Everything About Lladro Figurines Value Chart (From Top To Bottom)

The Valencia-based Spanish business Lladro is well known for its premium porcelain figures. It was created by three brothers in 1953, and they started by making vases and jugs. But in 1956, they changed their focus to sculpture manufacturing, and they quickly rose to fame all over the world.

In 1958, they transferred their tiny workshop to Tavernes Blanques after expanding it in response to overwhelming demand. Lladro figurine values might be high today since many collectors seek out intricate older items. Let’s look at it.

How much are Lladro figurines worth?

Figurines by Lladró come in a wide range of prices. Prices for small, typical figurines range from $10 to $20. Average works, which are typically medium in size and complex, sell for $75 to $150 each.

Large, uncommon, or exceptionally detailed figurines can sell for $2,000 to $25,000 or even more. The most money ever paid at auction for a Lladró was $130,000. Figurines from well-known series, such as the “Don Quixote” series, are also more expensive.

A detailed guide to Lladro prices

Beautiful figures and whole sceneries from various life themes, such as literary, comical, and religious themes, were produced by Lladró. Although it is fantastic for collectors, evaluating it is a complete nightmare.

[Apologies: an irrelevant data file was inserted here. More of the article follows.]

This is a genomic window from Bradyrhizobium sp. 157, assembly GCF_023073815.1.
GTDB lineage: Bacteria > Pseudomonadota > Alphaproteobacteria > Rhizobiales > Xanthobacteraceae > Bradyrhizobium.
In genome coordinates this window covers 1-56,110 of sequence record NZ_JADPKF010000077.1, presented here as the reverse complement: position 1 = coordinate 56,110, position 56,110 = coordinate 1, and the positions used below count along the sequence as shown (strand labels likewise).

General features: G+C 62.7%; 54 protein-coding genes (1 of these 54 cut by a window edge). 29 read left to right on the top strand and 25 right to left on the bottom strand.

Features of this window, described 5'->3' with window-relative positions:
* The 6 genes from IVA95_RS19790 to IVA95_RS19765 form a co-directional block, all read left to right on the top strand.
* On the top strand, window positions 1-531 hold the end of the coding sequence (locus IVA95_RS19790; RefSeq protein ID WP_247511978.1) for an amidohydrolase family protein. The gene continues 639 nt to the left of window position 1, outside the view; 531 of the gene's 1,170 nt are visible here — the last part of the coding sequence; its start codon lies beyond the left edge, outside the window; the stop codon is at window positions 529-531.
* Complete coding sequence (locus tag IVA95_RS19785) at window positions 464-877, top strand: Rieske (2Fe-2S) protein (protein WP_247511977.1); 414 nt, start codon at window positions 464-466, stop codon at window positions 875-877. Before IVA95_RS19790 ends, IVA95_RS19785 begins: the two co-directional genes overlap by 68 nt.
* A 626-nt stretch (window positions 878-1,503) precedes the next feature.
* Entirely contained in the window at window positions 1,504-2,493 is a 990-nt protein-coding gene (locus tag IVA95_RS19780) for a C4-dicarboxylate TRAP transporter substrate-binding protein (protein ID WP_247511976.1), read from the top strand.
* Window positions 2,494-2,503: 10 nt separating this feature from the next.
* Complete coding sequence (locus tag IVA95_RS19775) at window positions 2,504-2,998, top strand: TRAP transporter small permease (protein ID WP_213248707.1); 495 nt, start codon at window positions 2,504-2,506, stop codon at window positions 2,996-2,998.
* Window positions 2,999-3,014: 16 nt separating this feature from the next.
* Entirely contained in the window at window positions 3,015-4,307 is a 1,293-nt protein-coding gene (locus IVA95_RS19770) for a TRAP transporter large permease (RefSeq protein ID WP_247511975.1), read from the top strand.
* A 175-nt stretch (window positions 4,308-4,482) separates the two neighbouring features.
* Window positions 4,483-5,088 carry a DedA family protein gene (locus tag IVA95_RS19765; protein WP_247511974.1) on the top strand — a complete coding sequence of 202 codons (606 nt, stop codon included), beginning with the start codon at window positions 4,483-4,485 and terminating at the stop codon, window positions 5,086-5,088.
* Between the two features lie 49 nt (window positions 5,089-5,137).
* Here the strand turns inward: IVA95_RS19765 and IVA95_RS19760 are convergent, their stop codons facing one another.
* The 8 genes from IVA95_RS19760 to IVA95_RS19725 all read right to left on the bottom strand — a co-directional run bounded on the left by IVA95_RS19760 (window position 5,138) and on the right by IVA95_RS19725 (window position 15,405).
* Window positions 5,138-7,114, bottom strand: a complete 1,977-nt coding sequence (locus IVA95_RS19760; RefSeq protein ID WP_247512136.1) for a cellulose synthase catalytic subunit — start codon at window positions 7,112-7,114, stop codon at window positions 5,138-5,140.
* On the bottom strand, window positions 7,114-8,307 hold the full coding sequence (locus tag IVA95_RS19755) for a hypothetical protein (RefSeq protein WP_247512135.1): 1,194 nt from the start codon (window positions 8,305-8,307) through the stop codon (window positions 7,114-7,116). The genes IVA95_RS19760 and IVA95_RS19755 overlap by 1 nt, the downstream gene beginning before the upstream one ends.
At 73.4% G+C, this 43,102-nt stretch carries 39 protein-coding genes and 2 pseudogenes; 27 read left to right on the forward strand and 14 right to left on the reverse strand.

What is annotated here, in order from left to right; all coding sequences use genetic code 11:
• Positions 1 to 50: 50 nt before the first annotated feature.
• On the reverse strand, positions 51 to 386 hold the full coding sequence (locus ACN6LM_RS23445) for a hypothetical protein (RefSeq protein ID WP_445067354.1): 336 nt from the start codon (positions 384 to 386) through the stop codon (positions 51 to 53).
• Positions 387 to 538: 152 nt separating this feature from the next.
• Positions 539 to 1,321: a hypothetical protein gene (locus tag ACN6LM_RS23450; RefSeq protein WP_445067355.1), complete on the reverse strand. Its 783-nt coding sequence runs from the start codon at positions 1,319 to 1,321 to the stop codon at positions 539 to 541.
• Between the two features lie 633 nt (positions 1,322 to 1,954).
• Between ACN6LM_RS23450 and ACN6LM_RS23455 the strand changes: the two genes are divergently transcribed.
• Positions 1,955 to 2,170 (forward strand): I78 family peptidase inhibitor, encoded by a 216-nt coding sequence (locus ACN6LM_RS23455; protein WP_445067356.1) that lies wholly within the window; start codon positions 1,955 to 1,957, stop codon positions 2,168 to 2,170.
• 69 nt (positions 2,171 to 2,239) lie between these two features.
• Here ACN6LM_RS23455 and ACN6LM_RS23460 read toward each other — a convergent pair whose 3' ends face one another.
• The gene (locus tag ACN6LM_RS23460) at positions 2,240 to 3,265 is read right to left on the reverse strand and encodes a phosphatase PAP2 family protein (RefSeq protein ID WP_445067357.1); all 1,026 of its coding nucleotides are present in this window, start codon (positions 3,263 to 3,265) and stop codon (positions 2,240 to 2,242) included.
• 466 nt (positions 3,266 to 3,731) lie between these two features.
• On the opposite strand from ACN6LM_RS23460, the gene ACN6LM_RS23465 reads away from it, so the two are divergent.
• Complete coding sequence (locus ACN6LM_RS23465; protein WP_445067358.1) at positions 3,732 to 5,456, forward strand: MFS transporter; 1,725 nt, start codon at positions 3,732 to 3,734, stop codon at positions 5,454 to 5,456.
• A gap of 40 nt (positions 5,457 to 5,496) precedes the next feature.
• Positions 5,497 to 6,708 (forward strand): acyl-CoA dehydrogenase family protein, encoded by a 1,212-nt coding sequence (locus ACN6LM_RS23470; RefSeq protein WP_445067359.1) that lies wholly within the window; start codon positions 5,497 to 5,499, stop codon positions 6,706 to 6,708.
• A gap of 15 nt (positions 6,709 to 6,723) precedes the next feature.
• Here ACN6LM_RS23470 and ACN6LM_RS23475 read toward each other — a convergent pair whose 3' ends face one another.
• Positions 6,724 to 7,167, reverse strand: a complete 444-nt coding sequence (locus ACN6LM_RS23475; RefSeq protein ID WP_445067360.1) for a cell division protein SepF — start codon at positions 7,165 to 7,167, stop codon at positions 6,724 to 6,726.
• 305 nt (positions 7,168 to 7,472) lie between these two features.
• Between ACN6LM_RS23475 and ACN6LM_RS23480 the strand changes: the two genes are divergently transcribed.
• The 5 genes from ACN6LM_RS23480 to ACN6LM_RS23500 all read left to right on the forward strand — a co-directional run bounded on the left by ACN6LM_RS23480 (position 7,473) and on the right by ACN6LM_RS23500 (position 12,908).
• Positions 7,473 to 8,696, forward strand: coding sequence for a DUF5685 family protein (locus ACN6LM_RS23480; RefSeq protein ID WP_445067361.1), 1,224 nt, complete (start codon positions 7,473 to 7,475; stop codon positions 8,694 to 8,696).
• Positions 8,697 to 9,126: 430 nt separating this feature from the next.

As a result, you can divide them into a few groups to simplify the estimating process.

Don Quixote

lladro figurines value chart

Production of Don Quixote figurines began in the 1970s, and the most desirable examples can range in price from $200 to $2,000, depending on their age, condition, and retirement status. One of the earliest items on the company’s website costs about $2,000.


lladro figurines value chart

The company first produced little, spherical angel figurines in the 1950s, but from the 1980s, they grew larger and longer. The most expensive items are usually several hundred dollars, while those still being produced are worth $50 to $200.

Bride And Grooms

lladro figurines value chart

Usually priced between $50 and $500, Lladro’s bride and groom series occasionally sell for hundreds of dollars. The price of one of the most expensive retired Matrimony figurines from the 1980s, estimated to reach $600, is high.


lladro figurines value chart

The ballerina series is one of the most popular categories the company has ever produced. They can be purchased for various prices, but those from the 1950s tend to be the most expensive and can go into the thousands of dollars. For instance, the Ballerina with Rose statue can be purchased online for more than $2,700.


lladro figurines value chart

Clown busts are some of Lladró’s most unique and collectible statues. You can pay $50 for a cheap item or $1,000 for a more intricate work of art in flawless condition. The most costly Court Jester model made between 1969 and 1970 costs $1,500.

Girls With Flowers

lladro figurines value chart

These figurines of young women holding bouquets or carrying bright flower baskets are part of a more reasonably priced series. On average, their costs range from $50 to $300. However, limited editions might cost more.